Important candidates for Arlington talk at forum
Candidates for county, state and national seats talked at the Arlington Chamber of Commerce’s candidate’s forum on Oct. 14.
Candidates in several important upcoming races faced off during an Arlington Chamber of Commerce meeting at a candidate’s forum on Oct. 14.
The eight campaigners, including candidates for Snohomish County Executive, the U.S. Congress seat for Washington’s 2nd District, the state legislature 39th District position and the county sheriff position, showed up to discuss themselves and their viewpoints.
Snohomish County Executive
Lovick has experience as part of the state coast guard, Washington state Patrol, the state legislature, Sheriff and as the county executive for a little more than a year.
He describes his priorities as “good schools, good roads and good jobs,” which he hopes to continue if elected for a full term.
“We should continue the great work of having good jobs in this community, having good safe schools and work in our legislature to have our world-class transportation system,” he said.
When people come to our communities one of the first things they want to know is how good and safe the schools are, said Lovick, therefore he wants to ensure that the county’s education is high quality.
Opponent Carolyn Eslick is a 13-year elected official, the mayor of Sultan, owner of the Dutch Cup restaurant and she also assists in running “Grow Washington” which has helped more than 500 small businesses.
She believes in fiscal responsibility, offering an environment that will help small business thrive and grow small and providing family-wage jobs.
In particular, Eslick disagreed with the ten percent increase in wages that occurred for much of the county’s cabinet under Lovick, and said those wages should be brought down to a more reasonable level.
“I also believe that we need to be giving the work to social service organizations that understand the work and the government needs to stay out of areas they do not know anything about,” she said.
U.S. House of Representatives, Washington 2nd District
The U.S. Congress seat for the District 2 (from north Everett to Bellingham) race is between Democrat Rick Larsen and Republican B.J. Guillot.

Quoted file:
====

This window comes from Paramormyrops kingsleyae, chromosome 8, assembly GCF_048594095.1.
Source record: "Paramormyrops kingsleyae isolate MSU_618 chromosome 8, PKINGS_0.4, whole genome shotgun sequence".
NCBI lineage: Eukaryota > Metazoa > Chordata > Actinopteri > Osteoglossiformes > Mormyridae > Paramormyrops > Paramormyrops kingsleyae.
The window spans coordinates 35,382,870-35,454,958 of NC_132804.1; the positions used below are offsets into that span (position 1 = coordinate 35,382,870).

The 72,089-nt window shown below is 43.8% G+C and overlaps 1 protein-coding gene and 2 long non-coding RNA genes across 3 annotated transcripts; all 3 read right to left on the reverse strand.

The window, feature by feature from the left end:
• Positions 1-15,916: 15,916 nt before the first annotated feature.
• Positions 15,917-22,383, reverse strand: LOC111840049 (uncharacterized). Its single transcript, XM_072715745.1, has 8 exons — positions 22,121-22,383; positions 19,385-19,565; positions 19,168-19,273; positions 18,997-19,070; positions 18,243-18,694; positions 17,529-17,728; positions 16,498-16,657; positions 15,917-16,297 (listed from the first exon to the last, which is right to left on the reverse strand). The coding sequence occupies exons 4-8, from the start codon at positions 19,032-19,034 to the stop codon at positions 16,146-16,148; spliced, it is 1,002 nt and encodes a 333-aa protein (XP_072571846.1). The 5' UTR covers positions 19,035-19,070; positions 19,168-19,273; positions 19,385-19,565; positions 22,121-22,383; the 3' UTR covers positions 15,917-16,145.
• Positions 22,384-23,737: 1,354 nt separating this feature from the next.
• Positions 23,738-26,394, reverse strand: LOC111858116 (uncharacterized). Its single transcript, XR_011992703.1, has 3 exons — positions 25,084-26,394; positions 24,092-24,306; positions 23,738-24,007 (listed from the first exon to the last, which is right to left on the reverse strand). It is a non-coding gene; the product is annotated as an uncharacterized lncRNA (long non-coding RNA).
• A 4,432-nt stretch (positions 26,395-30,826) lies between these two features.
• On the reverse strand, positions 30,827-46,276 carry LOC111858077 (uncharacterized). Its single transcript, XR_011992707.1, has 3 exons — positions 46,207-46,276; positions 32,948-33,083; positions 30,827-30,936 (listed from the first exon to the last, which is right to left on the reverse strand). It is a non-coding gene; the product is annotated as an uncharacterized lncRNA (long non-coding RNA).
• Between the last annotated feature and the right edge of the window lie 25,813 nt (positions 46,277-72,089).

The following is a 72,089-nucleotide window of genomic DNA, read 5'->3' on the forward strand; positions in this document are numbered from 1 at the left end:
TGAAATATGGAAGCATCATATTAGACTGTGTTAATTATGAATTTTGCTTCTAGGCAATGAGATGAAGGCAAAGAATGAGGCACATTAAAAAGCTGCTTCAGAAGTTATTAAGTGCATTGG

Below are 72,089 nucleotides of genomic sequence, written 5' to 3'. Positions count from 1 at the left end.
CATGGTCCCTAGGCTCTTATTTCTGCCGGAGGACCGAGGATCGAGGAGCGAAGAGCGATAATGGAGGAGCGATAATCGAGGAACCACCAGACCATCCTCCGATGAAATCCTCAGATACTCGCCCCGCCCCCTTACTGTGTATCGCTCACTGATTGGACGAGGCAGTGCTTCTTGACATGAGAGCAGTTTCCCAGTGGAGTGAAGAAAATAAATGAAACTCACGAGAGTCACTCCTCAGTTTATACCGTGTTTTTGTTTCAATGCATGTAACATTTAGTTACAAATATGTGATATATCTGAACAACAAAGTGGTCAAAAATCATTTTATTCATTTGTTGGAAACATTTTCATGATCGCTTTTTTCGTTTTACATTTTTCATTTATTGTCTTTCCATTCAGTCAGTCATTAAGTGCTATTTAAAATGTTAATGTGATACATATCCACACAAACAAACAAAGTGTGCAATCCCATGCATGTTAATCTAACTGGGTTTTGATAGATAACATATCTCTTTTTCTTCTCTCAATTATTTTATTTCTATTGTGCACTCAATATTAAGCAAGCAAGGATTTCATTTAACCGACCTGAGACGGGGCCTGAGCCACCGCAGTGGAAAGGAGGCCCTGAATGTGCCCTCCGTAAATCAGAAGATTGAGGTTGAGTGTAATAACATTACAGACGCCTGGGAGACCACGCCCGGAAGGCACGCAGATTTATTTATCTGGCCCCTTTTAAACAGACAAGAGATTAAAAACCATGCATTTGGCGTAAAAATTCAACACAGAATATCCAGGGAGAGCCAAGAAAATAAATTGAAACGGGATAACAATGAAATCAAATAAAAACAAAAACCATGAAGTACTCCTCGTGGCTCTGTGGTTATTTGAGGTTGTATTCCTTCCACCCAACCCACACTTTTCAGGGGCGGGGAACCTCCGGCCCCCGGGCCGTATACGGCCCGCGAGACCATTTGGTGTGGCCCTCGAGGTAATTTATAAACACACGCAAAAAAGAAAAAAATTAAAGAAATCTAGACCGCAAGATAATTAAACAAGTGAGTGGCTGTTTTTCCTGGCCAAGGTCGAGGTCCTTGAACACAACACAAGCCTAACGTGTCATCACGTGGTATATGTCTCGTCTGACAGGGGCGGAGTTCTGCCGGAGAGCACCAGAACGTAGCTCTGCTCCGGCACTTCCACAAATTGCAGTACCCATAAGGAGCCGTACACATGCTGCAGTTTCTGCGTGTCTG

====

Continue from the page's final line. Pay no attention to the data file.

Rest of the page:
The incumbent Larsen was raised in Arlington and has served in Congress since 2000.
Transportation issues are one of his major priorities and he hopes to pass a bill that includes support for the state’s needs.
“In the Pacific Northwest, transportation means jobs, think about the manufacturing corridor and the products made to market, we need a good transportation system to move our freights and goods,” he said.
He said he reaches across party aisles when he can, including an aviation bill he is currently working on with a Republican.
Larsen also says he hasn’t forgotten about his district. “I still maintain a local focus. I get an opportunity to work on national issues and international issues, but if I don’t do the job here at home I shouldn’t have the privilege of serving you,” he said.
Guillot is originally from Texas but currently resides in Marysville.
One of his biggest priorities is balancing the national budget and reining in the national debt.
“Every single day the national debt is growing by $2.4 billion dollars and we need to do something about that,” he said.
Guillot hopes to tackle issues like the NSA’s invasion of privacy, the increased train traffic coming to Marysville and the Affordable Care Act, which he believes has some good aspects which need to be picked out of the parts that hurt small businesses, he says.
Like Larsen, Guillot believes in bipartisanship and that “elements of compromise” are necessary for Congress’ work. He describes himself as a “moderate republican,” pointing to the hybrid car he drives and the solar panels installed on his house.